It’s hard to understate the integral role that smartphones play not just in the VR realm but in the overall fan experience. For fans fortunate enough to pass the turnstiles, their smartphones are enhancing an already memorable experience.

The mobile technology startup VenueNext has created a free app that consolidates a wide range of functions such as ticketing, food orders and parking. The company debuted in 2014 at Levi’s Stadium in Santa Clara, the home of the San Francisco 49ers. Since then it has partnered with Yankee Stadium, AT&T Stadium and Churchill Downs, among others.

John Paul, VenueNext’s founder and CEO, said that ticketing is the app function that fans use more than any other, followed by food ordering. Ticketing “was most important for teams, and that’s a good thing,” he said. “It’s a big transition from paper tickets or PDFs to mobile tickets.” The app makes it easy to transfer tickets to others, and it gives each team a clear idea of who exactly is in their building, Paul said. “A paper ticket, or even a mobile ticket, (when) not quite done the right way, is kind of an ‘anonymizer.’” Paul said he could give his paper ticket to another person and when the ticket is scanned at the venue “their systems would say, ‘John Paul just walked in,’ when it was really someone else.”

VenueNext built a self-service scanner called Kezar that speeds people through the gates and into the venue, Paul said. “Most important, we give it not only a bar code for your ticket but also the ID on your phone, so we really know that, ‘Hey, John Paul just presented his ticket at this gate,’” Paul said. “This is really important to teams who fundamentally had no idea who was in their stadium. The 49ers used to market to their 19,000 season ticket holders—that’s who they assumed were in the building—and now after three seasons they know (the identities of) about half a million people who came.”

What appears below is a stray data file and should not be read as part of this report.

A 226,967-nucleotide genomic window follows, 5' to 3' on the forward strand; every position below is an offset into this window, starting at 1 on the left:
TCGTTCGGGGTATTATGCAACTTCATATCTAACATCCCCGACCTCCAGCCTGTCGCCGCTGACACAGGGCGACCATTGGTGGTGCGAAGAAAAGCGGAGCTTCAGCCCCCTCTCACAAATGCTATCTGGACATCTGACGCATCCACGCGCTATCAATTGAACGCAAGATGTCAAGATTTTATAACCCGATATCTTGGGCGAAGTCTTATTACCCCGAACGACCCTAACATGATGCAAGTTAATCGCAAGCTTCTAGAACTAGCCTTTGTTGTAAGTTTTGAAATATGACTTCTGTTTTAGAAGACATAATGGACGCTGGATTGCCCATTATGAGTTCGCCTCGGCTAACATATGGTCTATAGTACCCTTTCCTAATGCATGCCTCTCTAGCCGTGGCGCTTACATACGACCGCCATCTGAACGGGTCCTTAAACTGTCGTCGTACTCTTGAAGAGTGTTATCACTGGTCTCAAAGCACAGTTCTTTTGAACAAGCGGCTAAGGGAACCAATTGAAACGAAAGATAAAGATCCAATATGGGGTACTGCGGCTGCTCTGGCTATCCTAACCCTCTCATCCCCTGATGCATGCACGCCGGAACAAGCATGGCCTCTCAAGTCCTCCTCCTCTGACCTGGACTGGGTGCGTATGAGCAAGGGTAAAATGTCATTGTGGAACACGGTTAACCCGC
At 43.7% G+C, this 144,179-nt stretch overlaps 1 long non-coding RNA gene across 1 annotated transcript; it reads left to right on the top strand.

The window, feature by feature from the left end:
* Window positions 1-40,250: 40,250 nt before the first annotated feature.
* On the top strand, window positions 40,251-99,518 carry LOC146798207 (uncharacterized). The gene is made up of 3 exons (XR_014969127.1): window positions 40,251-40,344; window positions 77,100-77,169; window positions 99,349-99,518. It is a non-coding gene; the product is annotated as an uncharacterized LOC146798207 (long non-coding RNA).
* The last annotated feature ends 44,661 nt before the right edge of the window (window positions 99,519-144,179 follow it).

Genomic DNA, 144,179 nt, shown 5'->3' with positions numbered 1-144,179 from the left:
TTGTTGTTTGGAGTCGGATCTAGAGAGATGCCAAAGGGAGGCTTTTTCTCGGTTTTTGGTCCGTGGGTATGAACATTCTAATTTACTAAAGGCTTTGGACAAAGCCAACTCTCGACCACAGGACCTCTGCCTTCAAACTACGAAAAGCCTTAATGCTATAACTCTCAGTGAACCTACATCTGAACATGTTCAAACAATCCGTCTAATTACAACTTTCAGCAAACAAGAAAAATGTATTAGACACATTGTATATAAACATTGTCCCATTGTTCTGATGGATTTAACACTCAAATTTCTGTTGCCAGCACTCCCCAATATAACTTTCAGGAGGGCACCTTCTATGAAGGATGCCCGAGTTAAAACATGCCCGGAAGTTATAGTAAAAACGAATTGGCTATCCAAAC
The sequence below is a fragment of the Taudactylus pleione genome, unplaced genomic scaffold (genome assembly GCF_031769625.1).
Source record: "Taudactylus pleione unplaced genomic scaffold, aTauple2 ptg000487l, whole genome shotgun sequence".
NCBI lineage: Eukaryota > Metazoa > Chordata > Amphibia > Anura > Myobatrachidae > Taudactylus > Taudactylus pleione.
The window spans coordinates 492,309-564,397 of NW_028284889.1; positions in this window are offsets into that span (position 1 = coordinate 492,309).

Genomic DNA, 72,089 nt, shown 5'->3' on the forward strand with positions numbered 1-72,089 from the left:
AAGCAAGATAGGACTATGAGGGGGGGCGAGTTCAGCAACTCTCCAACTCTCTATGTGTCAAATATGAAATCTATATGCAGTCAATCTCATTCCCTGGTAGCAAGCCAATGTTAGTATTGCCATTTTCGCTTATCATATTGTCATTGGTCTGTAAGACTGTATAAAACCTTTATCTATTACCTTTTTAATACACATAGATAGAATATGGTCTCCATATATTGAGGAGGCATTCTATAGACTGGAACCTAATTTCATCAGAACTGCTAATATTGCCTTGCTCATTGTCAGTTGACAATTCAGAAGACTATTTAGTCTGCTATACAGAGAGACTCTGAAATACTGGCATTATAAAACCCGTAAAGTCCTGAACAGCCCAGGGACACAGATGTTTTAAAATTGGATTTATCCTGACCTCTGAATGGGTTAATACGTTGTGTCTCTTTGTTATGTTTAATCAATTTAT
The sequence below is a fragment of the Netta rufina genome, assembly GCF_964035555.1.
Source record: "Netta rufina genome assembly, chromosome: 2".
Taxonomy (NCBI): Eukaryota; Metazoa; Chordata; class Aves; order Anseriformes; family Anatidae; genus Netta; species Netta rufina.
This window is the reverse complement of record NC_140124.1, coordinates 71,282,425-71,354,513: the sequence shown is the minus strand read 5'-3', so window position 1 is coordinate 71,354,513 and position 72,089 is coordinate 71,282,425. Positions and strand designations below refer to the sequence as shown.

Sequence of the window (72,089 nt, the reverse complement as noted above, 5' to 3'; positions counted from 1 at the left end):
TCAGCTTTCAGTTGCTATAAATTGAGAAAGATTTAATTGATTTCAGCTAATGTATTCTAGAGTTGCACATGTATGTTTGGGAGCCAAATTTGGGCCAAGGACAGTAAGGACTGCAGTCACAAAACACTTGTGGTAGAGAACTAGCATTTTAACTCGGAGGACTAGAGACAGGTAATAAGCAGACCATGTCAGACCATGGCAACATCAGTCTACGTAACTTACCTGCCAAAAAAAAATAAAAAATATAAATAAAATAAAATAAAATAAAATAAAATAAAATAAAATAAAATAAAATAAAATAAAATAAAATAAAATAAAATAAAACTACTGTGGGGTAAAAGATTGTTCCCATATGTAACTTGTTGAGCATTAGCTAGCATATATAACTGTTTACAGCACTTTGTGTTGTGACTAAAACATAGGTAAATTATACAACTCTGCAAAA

VenueNext also worked with the Orlando Magic to create a virtual currency that allows season-ticket holders to return their unused tickets to the box office right up until game time. “The team gives you full credit in what they call ‘Magic Money,’” Paul said, noting that the program offers the full face value of the ticket. Fans can use the virtual currency for seat upgrades, food, beverages, valet parking and other items. “Their season ticket holders love it,” he said.

Knowing Your Audience

“The big trend in sports in general is using the technology platforms to get to know your fans better and to serve them better experiences, no matter where they are,” Gutterman said. The PGA Tour plans to expand its capabilities and was eagerly awaiting the fall release of Apple’s iOS 11, which will offer AR software, he said.

Another area of excitement is the use of voice-activated platforms such as Amazon Echo or Google, Gutterman said. “You’re going to be able to walk into a room and say, ‘Alexa, turn on The Players Championship, and who’s leading right now?’ Your TV will come on and tell you, ‘Jordan Spieth is currently leading in The Players Championship.’”

Gutterman marvels at how the rapid pace of technological advancement has changed the sports-event  landscape. When he joined the PGA in 2005, “we had just a website,” he said. “Now you can consume PGA Tour content on well over a dozen different types of platforms. What we’ve seen, especially over the last four or five years, is just an acceleration.”